Hypersensitivity, Freezing Over, and Coping

2044237_xxlI was recently introduced to the concept of hypersensitivity via a few blog posts, one of which I reblogged. And, whether you’re looking to just improve your own life, or, looking to be a better leader, knowing yourself is crucial. 

Here are some techniques that I’ve used to work past this tendency in myself. I should point out that I am not a therapist, nor have I had supervised Cognitive Behavioral Therapy. I was therapy through a cheap clinic for a while, and the therapist suggested that based on what I was expressing, I would do really well with Cognitive Behavioral Therapy. She gave me some homework, and I read up on it on Wikipedia and elsewhere online.

The blog I mentioned refers to an article that I found useful in articulating some of the things I’ve struggled with in my own life, and might be useful to read before reading the rest of my post here.  http://lonerwolf.com/highly-sensitive-person-hsp/

Hypersensitive and Frozen Over
See, most of my life, I’ve experienced myself as fairly and emotionless. Actually having feelings is really difficult for me to get to–it’s not like I can just flip a switch and have emotions again. Then, something will happen and the skin on my entire body prickles and the center of my chest hurts and I’m overwhelmed with hurt or shame or anger or whatever.

When I started doing intensive personal growth work at the Diana’s Grove Mystery School, and before that at Reclaiming events, I became aware how I had adapted armor, that I was thin-skinned and the armor kept me safe, muffled. As I started intentionally trying to “remove” that armor and have feelings, I remember joking, “There’s no skin under here!”

I was an oversensitive kid. When I was 5, I’d cry at the drop of a hat seeing people in pain on tv or hearing sad music. But, in Kindergarten and First Grade is when I first started building up that armor. I was fat, and kids relentlessly teased me. Viciously. I was in pain all the time. Over the years, I built up walls. I stopped feeling, because it was the easiest way to get them to leave me alone. To stop hurting.

Years later, I’ve finally become aware that I’m not just emotionless–that I’m oversensitive. And, instead of blaming myself or being angry about that, I’ve tried to 1. acknowledge it, and 2. acknowledge that just because my emotions explode to a 10, doesn’t mean they’ll stay that way, and 3. that one rejection does not mean everyone will always reject me and I’m worthless.

That last phase in the oversensitive process is the one that consistently sends me into the depression spiral.

Techniques and Tools
I have leaned more heavily on the Four Levels of Reality tool from Diana’s Grove, which was adapted from Jean Houston. However, there’s some strong crossover. 

If you read Wikipedia and a few other online guides to CBT you’ll know as much as I do. Also, I have taken some guidance from blogs about anxiety.

The Four Levels of Reality as I use them:

  1. Physical Reality: What actually happened. “Bob shut the door making a loud sound.”
  2. Mythic Reality: The story we instantly tell. “Bob slammed the door angrily.”
  3. Emotional Reality: The instant emotional reaction we have. “I’m hurt and angry at Bob because Bob hates me.”
  4. Essential Reality: The stories we always tell, the way we see the world, because of what we’ve experienced in our past. “Of course Bob hates me, because everyone hates me, everyone has always rejected me, no one will ever love me.”

Essential Reality is a lens, like a pair of glasses that we see the world through. It’s a filter that coats our world. If we have good self esteem, if we like ourselves and have true confidence, then we might have a different story. “Bob closed the door really hard, I wonder if he meant to do that. Or maybe he’s angry. I should check in with him about that.”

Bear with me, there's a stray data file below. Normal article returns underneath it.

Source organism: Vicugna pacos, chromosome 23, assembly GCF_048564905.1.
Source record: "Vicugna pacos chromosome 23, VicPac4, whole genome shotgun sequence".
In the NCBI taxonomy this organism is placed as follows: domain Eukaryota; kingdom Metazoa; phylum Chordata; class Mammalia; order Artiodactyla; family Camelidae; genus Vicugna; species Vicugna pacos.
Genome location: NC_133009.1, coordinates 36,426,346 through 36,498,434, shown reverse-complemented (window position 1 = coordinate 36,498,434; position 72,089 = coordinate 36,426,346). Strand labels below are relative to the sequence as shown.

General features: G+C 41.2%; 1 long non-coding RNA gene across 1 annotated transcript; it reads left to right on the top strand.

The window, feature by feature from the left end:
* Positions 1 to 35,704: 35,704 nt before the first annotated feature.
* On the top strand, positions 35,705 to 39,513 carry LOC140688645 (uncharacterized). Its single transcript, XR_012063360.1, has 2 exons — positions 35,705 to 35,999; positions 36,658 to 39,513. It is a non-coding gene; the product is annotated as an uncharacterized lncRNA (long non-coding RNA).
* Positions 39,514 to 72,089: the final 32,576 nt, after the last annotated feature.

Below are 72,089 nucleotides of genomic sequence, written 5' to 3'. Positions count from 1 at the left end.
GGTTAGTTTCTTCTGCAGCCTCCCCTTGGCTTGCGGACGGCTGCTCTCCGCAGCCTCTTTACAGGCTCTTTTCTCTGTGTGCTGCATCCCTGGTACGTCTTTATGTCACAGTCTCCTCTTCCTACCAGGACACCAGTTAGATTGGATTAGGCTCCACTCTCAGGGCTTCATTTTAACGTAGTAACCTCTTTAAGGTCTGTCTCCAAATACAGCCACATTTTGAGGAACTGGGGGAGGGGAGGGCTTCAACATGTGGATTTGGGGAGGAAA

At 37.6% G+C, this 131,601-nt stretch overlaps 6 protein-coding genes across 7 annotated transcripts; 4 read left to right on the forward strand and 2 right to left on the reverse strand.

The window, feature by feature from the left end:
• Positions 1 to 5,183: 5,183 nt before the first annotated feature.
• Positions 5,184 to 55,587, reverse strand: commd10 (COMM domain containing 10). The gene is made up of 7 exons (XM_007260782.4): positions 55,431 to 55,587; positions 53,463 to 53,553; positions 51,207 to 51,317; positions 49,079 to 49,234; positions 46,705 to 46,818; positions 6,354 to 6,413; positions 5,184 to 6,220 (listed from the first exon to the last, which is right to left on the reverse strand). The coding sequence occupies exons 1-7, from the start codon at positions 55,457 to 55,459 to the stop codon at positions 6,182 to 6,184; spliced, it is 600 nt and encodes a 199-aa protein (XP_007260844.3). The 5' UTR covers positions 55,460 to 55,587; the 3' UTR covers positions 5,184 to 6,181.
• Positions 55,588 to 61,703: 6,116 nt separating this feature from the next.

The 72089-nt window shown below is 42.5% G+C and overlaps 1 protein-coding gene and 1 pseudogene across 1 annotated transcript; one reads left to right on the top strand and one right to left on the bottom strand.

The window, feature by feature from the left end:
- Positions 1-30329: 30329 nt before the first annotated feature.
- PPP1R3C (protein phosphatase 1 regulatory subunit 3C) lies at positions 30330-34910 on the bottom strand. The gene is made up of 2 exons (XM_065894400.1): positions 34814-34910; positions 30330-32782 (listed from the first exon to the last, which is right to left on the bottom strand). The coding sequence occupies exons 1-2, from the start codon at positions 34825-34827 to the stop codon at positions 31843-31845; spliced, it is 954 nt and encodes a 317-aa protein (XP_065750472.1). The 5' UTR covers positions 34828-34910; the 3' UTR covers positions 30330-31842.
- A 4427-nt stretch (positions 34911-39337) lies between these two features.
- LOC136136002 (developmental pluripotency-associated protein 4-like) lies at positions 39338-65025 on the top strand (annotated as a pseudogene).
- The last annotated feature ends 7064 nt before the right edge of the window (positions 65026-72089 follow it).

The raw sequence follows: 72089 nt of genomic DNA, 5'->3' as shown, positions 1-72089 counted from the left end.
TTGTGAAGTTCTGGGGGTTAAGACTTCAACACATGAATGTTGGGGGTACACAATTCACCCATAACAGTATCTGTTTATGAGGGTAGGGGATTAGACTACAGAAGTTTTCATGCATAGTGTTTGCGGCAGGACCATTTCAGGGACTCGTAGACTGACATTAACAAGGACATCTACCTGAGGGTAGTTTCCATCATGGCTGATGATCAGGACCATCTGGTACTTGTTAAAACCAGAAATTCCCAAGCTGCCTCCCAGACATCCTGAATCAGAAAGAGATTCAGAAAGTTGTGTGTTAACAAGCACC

First: Know Yourself
I have found, over time, that one of the keys to self transformation is first knowing myself. Once I know what’s going on, then I can look at what I want for my life, and how to modify and adapt. I’m not talking about “how to make yourself not hypersensitive.” In my case, I did the most adaptation I think one can do–I froze over my feelings almost completely. I remember doing it when kids started teasing me. By the time I hit middle school, I had no emotional affect.

It’s a skill I learned to cope with the world, to cope with the kids that verbally abused me every single day.

Knowing myself means–I know that I am emotionally sensitive. And, I know that I am generally frozen over. And, I accept myself, I know that I am that way. However, knowing myself means coming up with tools to work through that hot flash of shame/anger/overwhelm when something “bad” happens. I can realize, that it’s not a 10, it’s maybe a 2 or a 3, and if I look at it that way, I can reduce the thin-skin impact.

Emotions–when I have them–can be fairly overwhelming for me. However, learning that I’m actually thin-skinned has helped me to better cope with things like, romantic rejection, or, getting an email rejecting a proposal of some project, or other things that emotionally set me off. The tools within the Four Levels, and CBT, have helped.

Let’s imagine a scenario:
I’ve sent an email. Maybe I was requesting an interview on someone’s blog about writers, or maybe I was submitting an article, or maybe I was inviting someone to present at an event I’m hosting. And then the dreaded moment arrives; they send an email back, and I can see from the first line that the answer is “no.”

My gut clenches. Heart palpitates. Skin crawls. Anxiety goes to an 8, 9, or 10. I feel the adrenaline lacing through my system. I’m hurt–no wait, I’m angry that they rejected me!

I can’t even stand to read the email, my mouth is dry. Or, I opened the email and there’s the rejection. So I close it, I can’t read it. My anger turns into self loathing. Of course they rejected me, because everyone always rejects me. Because I’ll never….

Out of the Spiral
But here’s where CBT/4 levels comes in. I feel myself going into the old hamsterwheeling. Here’s the thing–I know I’ll feel better. It might take a few hours. Probably it’ll take a day; sleep always helps me. In fact, one of my challenges is that anger almost immediately makes me sleepy.

I just want to eat carbs and pass out and forget about the stuff that hurts me so bad.

However, in this instance, I can say, yeah. I’m having emotions. I’m raw. Is it worth being this raw about it? I look at my old essential realities popping up–“Everyone always rejects me.” Well, that’s not true, I have plenty of physical reality to back that up.